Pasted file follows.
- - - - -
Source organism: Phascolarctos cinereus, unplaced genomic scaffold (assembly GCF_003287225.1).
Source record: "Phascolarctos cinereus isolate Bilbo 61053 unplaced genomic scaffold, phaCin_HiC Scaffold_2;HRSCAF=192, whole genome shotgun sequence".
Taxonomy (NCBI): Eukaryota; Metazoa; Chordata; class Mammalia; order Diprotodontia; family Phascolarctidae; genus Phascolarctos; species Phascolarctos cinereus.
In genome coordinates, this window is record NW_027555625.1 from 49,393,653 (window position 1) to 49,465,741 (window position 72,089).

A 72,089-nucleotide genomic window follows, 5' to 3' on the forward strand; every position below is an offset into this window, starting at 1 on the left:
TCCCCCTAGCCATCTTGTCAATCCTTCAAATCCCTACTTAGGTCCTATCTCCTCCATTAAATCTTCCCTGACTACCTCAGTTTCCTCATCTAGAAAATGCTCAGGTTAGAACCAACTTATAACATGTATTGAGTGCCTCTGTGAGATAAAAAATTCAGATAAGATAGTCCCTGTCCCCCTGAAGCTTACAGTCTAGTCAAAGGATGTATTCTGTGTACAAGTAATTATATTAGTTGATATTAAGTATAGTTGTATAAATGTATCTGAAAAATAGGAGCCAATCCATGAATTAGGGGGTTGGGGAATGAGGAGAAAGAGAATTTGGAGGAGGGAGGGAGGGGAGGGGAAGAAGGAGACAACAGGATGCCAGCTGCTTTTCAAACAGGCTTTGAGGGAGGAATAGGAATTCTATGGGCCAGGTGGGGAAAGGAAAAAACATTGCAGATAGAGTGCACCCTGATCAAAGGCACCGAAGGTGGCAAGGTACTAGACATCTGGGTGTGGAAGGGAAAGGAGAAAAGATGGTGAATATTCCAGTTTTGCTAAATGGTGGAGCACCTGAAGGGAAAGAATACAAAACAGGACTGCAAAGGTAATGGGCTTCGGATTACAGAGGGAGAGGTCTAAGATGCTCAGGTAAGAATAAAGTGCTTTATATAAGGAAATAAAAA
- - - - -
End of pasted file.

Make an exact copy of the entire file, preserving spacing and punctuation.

Source organism: Phascolarctos cinereus, unplaced genomic scaffold (assembly GCF_003287225.1).
Source record: "Phascolarctos cinereus isolate Bilbo 61053 unplaced genomic scaffold, phaCin_HiC Scaffold_2;HRSCAF=192, whole genome shotgun sequence".
Taxonomy (NCBI): Eukaryota; Metazoa; Chordata; class Mammalia; order Diprotodontia; family Phascolarctidae; genus Phascolarctos; species Phascolarctos cinereus.
In genome coordinates, this window is record NW_027555625.1 from 49,393,653 (window position 1) to 49,465,741 (window position 72,089).

A 72,089-nucleotide genomic window follows, 5' to 3' on the forward strand; every position below is an offset into this window, starting at 1 on the left:
TCCCCCTAGCCATCTTGTCAATCCTTCAAATCCCTACTTAGGTCCTATCTCCTCCATTAAATCTTCCCTGACTACCTCAGTTTCCTCATCTAGAAAATGCTCAGGTTAGAACCAACTTATAACATGTATTGAGTGCCTCTGTGAGATAAAAAATTCAGATAAGATAGTCCCTGTCCCCCTGAAGCTTACAGTCTAGTCAAAGGATGTATTCTGTGTACAAGTAATTATATTAGTTGATATTAAGTATAGTTGTATAAATGTATCTGAAAAATAGGAGCCAATCCATGAATTAGGGGGTTGGGGAATGAGGAGAAAGAGAATTTGGAGGAGGGAGGGAGGGGAGGGGAAGAAGGAGACAACAGGATGCCAGCTGCTTTTCAAACAGGCTTTGAGGGAGGAATAGGAATTCTATGGGCCAGGTGGGGAAAGGAAAAAACATTGCAGATAGAGTGCACCCTGATCAAAGGCACCGAAGGTGGCAAGGTACTAGACATCTGGGTGTGGAAGGGAAAGGAGAAAAGATGGTGAATATTCCAGTTTTGCTAAATGGTGGAGCACCTGAAGGGAAAGAATACAAAACAGGACTGCAAAGGTAATGGGCTTCGGATTACAGAGGGAGAGGTCTAAGATGCTCAGGTAAGAATAAAGTGCTTTATATAAGGAAATAAAAA